“What’s a consonant?” “LIKE AFRICA” – The advantages of being a tutor

Unlike the previous 3 years spent working in retail, I haven’t actually worked much over this Christmas period (that now seems so distant…) Usually, the return to work would be a dreaded experience and unfortunately this seems to be true for most people. This year, however, I was actually looking forward to going back to work because I have finally been lucky enough to get a job that I love.

The reason I wanted to write this is because tutoring is never a job that I associated with being a student as we all seem to be expected to work in bars or shops. Of course, it won’t be for everyone, but for me it’s proven to be an amazing opportunity. Here’s why:

Good training for the future

The main reason I’d never considered tutoring is because I saw it as a job for people with degrees or teaching qualifications, none of which I currently have. This job provided me with 3 days of quite extensive but efficient training centred around the current curriculum, teaching techniques and safeguarding, something that I can take forward with me into future roles. I’m considering a career in teaching, so this has been the most valuable experience possible.

It allows me to be creative

The diverse material used in school lessons is something I really miss, especially when I spend 4 days a week taking notes from lecture slides. Being able to create lessons myself means that I can reengage with the kind of activities that I used to enjoy, as well as adding my own ideas and trying them out. I’ve so far done place value pizzas, an inference activity involving matching families to holidays, and taught active and passive voice using a crime scene set-up – all have been well received and I’ve loved it!

It’s flexible

This would obviously vary on your employer, but I know that the majority of tutors within the organisation that I work for are students, and therefore the managers are very understanding when we need to reschedule sessions due to exams. There is almost always a tutor willing to cover your sessions, meaning that you can remain consistent by sending them planning for topics that you know need covering.

Increased responsibility

Working with children reminds me to behave like an adult. It might sound silly, but I am aware that I can be childish. I cry a lot over ridiculous things (not generally in front of people, but that’s irrelevant.) Having to set an example to younger children really does remind me that, despite what I may feel, I am 20 years old, I have responsibilities and I need to acknowledge them.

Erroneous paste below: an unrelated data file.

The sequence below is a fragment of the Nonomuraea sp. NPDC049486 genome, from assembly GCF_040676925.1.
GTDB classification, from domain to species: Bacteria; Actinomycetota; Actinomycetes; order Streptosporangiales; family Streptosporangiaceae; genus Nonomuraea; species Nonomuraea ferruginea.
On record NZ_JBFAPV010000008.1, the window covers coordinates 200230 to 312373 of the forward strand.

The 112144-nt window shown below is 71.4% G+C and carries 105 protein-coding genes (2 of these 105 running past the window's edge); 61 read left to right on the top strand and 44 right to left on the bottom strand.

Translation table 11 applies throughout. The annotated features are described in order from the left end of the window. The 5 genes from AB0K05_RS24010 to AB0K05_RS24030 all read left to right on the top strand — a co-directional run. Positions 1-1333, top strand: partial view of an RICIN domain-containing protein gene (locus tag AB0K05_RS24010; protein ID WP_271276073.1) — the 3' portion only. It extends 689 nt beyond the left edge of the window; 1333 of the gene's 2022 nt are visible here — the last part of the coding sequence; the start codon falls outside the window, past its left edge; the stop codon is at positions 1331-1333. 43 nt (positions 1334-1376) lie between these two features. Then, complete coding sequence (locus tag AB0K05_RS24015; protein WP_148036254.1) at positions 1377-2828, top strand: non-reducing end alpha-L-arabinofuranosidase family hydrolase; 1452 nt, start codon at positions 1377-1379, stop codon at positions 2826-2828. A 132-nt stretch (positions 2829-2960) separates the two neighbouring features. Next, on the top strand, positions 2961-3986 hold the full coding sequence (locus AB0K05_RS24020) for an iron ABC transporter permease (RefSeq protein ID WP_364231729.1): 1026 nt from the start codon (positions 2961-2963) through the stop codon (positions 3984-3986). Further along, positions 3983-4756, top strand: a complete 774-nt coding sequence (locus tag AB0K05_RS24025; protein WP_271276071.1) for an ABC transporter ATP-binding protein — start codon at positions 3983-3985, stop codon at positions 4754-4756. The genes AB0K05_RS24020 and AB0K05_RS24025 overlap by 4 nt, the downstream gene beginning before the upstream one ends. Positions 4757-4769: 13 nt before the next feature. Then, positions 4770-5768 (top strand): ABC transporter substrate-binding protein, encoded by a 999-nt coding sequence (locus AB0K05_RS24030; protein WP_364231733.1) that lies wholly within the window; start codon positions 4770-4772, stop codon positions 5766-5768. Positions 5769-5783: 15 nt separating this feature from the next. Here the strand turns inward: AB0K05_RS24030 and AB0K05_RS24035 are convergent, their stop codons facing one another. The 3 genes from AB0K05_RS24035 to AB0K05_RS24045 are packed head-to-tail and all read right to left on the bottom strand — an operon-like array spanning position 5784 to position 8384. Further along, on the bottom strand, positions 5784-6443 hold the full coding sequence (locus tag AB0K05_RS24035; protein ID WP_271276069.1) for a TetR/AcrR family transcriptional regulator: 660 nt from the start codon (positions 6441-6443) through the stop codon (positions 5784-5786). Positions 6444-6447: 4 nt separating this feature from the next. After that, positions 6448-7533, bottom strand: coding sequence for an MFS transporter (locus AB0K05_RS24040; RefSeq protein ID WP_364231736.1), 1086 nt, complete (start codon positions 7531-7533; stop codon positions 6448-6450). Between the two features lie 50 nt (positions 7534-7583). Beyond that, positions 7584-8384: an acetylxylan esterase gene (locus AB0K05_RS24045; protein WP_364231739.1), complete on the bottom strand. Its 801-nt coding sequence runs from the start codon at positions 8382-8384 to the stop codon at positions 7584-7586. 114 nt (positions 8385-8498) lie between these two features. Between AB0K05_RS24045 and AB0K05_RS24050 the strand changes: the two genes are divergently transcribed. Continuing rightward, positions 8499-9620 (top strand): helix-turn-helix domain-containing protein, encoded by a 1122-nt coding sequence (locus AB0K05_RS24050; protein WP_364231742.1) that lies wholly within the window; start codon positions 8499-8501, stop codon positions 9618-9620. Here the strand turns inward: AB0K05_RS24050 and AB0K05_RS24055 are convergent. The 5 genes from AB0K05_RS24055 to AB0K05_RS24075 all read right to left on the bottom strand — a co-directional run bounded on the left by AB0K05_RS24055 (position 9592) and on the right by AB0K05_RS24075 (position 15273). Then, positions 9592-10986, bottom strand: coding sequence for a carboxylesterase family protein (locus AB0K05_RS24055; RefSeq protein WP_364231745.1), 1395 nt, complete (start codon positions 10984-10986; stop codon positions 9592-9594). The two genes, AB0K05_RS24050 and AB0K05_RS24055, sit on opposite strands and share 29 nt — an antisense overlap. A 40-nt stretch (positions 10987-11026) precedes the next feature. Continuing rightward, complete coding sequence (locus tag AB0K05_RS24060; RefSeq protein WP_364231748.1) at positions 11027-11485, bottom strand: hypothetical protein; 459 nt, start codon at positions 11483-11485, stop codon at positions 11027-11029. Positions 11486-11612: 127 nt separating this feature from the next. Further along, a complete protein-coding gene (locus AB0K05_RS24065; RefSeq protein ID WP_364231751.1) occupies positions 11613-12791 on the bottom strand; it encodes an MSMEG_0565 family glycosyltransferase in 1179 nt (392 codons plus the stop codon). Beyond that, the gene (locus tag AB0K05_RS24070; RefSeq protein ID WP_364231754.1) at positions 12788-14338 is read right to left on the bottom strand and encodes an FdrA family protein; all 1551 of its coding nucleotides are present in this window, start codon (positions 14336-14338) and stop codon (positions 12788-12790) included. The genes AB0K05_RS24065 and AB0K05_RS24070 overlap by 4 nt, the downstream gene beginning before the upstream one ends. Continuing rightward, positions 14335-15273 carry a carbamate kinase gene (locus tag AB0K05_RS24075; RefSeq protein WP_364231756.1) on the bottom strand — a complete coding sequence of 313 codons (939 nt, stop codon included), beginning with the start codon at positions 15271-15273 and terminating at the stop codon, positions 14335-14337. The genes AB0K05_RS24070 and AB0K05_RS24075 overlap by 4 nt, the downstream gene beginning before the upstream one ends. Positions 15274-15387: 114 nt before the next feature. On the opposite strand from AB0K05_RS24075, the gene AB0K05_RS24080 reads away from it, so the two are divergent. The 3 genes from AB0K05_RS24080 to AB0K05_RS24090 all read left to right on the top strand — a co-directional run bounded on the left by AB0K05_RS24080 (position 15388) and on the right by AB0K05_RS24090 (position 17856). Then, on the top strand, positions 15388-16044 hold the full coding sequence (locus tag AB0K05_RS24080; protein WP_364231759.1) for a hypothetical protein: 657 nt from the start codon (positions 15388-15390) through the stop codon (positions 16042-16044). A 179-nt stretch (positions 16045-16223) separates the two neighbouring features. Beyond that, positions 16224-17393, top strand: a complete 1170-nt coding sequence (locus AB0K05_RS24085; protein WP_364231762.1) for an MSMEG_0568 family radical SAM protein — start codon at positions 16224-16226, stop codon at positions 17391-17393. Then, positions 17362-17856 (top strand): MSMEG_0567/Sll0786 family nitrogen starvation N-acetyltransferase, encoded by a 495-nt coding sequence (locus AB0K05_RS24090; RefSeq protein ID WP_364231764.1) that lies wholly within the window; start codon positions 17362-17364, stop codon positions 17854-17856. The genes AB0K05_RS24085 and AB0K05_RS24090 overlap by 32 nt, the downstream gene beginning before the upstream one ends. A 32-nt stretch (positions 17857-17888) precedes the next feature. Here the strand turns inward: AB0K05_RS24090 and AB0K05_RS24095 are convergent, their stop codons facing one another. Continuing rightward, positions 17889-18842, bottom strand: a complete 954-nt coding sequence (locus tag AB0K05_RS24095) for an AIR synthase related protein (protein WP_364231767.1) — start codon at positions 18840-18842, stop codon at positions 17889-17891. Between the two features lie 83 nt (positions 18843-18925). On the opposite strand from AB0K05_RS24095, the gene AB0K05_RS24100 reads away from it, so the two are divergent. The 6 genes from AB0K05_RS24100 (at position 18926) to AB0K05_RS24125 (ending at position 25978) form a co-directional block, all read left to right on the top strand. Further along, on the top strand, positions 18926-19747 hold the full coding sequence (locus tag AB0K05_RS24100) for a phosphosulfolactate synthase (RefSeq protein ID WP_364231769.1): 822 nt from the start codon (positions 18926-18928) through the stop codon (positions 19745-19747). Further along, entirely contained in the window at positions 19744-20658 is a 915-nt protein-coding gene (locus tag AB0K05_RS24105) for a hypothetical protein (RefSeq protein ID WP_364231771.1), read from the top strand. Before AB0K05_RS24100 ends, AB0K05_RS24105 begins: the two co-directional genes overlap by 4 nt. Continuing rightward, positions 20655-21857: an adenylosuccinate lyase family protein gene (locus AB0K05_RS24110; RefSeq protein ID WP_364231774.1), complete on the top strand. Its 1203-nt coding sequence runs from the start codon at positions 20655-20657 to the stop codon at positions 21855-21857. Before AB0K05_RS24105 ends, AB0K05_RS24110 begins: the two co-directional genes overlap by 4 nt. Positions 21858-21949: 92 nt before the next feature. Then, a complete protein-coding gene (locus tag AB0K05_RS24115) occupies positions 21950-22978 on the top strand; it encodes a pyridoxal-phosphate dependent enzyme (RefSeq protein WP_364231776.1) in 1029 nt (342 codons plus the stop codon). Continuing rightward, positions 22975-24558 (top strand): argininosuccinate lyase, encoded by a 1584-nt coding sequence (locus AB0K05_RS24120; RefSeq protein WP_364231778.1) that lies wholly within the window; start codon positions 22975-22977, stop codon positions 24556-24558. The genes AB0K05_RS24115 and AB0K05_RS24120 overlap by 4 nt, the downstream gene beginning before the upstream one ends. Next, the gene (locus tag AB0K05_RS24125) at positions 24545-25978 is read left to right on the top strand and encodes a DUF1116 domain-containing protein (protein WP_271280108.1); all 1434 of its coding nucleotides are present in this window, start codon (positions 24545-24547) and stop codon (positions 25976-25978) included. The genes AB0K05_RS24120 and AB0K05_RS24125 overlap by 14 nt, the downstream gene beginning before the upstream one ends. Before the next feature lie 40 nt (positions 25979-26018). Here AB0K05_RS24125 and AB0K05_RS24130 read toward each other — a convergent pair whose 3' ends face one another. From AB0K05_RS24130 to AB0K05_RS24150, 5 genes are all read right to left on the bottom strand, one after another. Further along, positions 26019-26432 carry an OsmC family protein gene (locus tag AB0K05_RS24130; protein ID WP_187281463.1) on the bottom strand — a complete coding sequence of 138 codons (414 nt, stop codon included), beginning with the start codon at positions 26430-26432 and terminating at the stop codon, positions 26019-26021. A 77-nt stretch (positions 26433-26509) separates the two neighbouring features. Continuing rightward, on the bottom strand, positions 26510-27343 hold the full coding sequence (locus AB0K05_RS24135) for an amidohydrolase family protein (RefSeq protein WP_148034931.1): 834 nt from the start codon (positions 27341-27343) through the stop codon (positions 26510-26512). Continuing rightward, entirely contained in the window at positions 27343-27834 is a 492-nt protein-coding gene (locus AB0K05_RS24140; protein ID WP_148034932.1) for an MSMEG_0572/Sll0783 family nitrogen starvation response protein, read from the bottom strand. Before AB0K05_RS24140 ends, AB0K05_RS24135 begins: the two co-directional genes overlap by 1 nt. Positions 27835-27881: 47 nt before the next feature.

The grateful ones

Nothing makes the job more worthwhile than feeling like you’re making a difference. Not only do the teachers comment on the children’s progress, but often the pupils themselves thank me at the end of the sessions. I know they’re polite children, but for a 10 year old to actually comment on what they’ve enjoyed about your session after the effort put into planning really makes a difference.

Increased confidence

I used to be terrified of being in a position of authority, so being responsible for the younger children’s behaviour and safety was daunting to begin with. Another fear I had was talking to anybody who was in a higher position than me, for fear that I’d come across as stupid as for some reason I saw them as eternally serious, wise beings. My position allows me to play both parts: I drive to the school singing terribly to the radio and then realise that perhaps other teachers do the same, because we’re all just human beings.

Hilarious things they come out with

Finally, working with children has its perks due to the little entertaining things they come out with. I did a spelling and grammar recap a few weeks ago and asked, “What’s a consonant?” only to receive an eager “LIKE AMERICA AND AUSTRALIA!” This resulted in an argument between the children about consonants / continents but was far too entertaining to stop immediately. Another event involved looking through the dictionary, when one child came across the word ‘dab’. Mortified, she announced “OH MY GOD someone made up dab! It says here ‘press against (something) lightly several times’, the PROPER dab isn’t even in the dictionary!” (She was referring to the dance move!)


So if anyone has actually read this, thank you for a start! I wanted to write as exams have prevented me from doing anything recently, and thought that this was a positive thing to write about that’s relevant to my current return to work.


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